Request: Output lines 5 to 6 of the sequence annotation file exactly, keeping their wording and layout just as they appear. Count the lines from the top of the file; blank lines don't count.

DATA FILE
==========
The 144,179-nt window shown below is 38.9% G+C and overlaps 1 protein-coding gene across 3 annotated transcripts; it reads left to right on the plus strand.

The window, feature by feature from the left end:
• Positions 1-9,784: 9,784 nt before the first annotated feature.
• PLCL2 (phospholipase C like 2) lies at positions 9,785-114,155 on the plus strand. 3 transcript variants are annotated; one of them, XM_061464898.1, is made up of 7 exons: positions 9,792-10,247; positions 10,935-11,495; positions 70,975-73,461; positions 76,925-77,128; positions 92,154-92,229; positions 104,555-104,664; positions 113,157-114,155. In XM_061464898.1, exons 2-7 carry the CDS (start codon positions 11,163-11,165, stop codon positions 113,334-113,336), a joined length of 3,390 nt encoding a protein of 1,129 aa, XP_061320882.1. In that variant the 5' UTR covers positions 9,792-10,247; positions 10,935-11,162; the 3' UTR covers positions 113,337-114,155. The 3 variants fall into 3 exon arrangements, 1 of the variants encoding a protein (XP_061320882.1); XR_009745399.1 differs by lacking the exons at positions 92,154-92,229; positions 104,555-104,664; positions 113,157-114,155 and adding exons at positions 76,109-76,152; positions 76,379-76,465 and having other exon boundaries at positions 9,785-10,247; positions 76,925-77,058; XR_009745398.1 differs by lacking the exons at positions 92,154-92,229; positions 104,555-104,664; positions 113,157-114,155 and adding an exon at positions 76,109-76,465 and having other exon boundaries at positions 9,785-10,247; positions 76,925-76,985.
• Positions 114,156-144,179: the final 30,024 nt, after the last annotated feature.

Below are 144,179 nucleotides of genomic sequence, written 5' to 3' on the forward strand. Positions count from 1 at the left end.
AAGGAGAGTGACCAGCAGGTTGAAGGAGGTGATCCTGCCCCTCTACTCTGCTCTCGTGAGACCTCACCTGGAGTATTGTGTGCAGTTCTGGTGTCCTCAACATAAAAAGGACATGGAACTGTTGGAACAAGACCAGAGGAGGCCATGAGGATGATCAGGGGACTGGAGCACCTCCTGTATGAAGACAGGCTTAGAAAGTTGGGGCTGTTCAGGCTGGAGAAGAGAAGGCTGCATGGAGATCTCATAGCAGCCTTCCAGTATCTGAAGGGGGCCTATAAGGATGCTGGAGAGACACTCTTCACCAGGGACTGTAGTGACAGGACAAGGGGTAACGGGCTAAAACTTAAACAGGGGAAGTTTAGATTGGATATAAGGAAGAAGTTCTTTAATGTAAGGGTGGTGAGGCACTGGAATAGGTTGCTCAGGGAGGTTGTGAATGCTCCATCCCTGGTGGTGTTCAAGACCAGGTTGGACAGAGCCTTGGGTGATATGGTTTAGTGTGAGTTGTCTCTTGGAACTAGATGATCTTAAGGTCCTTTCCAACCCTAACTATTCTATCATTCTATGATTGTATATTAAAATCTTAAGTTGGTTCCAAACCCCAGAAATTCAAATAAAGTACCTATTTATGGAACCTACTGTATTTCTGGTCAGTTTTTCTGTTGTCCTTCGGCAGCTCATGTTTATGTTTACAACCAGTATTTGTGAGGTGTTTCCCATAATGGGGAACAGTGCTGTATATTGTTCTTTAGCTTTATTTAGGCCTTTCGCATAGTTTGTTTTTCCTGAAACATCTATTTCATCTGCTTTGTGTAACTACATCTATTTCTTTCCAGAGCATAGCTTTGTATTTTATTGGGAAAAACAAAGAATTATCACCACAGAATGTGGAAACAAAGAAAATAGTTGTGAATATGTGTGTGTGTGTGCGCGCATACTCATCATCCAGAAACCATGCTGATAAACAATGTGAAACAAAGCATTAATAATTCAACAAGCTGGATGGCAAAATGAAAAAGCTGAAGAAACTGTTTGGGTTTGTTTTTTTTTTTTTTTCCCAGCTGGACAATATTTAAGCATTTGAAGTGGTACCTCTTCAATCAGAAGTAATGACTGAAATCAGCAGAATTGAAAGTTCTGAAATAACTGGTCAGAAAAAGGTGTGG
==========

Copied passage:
• Positions 114,156-144,179: the final 30,024 nt, after the last annotated feature.

Below are 144,179 nucleotides of genomic sequence, written 5' to 3' on the forward strand. Positions count from 1 at the left end.